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Politics & Government
Amber and Rachael filed their lawsuit against Idaho in Nov. 2013. They were married Oct. 15, 2014.In November 2013, eight women -- four couples -- sued the state of Idaho over its 2006 voter-approved constitutional amendment that defines marriage as between one man and one woman.The plaintiffs, Susan Latta and Traci Ehlers, Lori Watsen and Sharene Watsen, Shelia Robertson and Andrea Altmayer, and Amber Beierle and Rachael Robertson, say Idaho's ban on same-sex marriage violates equal protection and due process guarantees.Two of the couples have been legally married in other states and two have tried to get Idaho marriage licenses and been denied.Their case went to U.S. Magistrate Judge Candy Dale in May 2014. On May 13, eight days after Dale heard the case, she struck down Idaho's same-sex marriage ban.Idaho Gov. C.L. "Butch" Otter and Attorney General Lawrence Wasden appealed that ruling in an effort to uphold Idaho's Constitution as approved by voters in 2006.On Oct. 7, 2014, the 9th U.S. Circuit Court of Appeals upheld Dale's ruling, striking down Idaho's ban on same-sex marriage. After more than a week of legal challenges, same-sex marriages began Oct. 15, 2014 in Idaho.

Gay Marriage Opposition Kills IRS Tax Conformity Bill

Ada County Statehouse Capitol Building Great Seal of Idaho
Frankie Barnhill
/
Boise State Public Radio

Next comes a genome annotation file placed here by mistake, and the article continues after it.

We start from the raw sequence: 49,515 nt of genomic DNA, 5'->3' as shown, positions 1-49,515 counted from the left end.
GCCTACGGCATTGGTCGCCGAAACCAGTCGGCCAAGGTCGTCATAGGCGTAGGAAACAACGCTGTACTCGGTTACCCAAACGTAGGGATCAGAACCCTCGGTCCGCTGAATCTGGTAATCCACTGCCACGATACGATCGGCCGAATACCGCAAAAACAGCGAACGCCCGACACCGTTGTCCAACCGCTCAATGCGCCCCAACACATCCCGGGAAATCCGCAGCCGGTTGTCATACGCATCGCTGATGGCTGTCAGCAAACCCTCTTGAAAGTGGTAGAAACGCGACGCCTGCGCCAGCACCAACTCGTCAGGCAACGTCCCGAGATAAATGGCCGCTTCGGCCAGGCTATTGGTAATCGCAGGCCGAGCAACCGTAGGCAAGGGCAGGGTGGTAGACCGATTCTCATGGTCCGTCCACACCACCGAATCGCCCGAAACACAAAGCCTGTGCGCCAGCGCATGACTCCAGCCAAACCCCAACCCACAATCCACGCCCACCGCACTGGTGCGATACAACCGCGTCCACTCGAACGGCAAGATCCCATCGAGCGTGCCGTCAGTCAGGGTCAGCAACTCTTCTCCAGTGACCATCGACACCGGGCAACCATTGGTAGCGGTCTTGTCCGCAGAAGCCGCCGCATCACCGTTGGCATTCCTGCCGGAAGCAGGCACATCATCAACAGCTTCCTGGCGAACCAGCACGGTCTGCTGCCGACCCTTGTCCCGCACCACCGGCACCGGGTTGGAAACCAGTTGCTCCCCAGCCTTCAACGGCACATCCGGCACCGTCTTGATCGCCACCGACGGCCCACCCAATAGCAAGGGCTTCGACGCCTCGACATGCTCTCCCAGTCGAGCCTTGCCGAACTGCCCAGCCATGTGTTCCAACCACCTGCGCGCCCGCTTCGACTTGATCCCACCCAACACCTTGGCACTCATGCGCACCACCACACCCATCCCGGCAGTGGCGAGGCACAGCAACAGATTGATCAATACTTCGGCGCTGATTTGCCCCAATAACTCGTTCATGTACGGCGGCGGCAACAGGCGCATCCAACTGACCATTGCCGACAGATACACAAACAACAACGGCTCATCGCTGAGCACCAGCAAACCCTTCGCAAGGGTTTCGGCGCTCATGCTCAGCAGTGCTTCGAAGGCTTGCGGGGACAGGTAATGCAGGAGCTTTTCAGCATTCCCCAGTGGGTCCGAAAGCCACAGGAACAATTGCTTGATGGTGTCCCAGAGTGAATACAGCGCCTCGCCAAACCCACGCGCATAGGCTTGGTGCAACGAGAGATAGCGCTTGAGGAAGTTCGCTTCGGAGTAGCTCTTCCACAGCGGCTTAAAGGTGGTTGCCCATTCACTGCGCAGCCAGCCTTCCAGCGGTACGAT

Idaho lawmakers have sent a tax conformity bill back to the drawing board because it would have removed an unenforceable rule banning joint returns from same-sex couples.

Members of the Idaho House of Representatives voted 54-15 Thursday to send the bill back to committee. The legislation is brought annually to make the state's tax code conform with changes to federal tax code. This year's version sought to remove a requirement for same-sex couples to file separate state tax returns. That requirement is now void because the U.S. Supreme Court rules last year that states can't enforce gay marriage bans.

Lawmakers usually prefer to sync the state's tax code with the federal version to make it easier for residents and businesses to do their taxes or avoid having to keep separate accounting books to track the different rules.

Rep. Heather Scott of Blanchard was the only Republican to vote against sending the bill back to committee, even though she cast one of the few nay votes to send the measure to the House floor.

A new version of the bill has been scheduled to be introduced on Friday.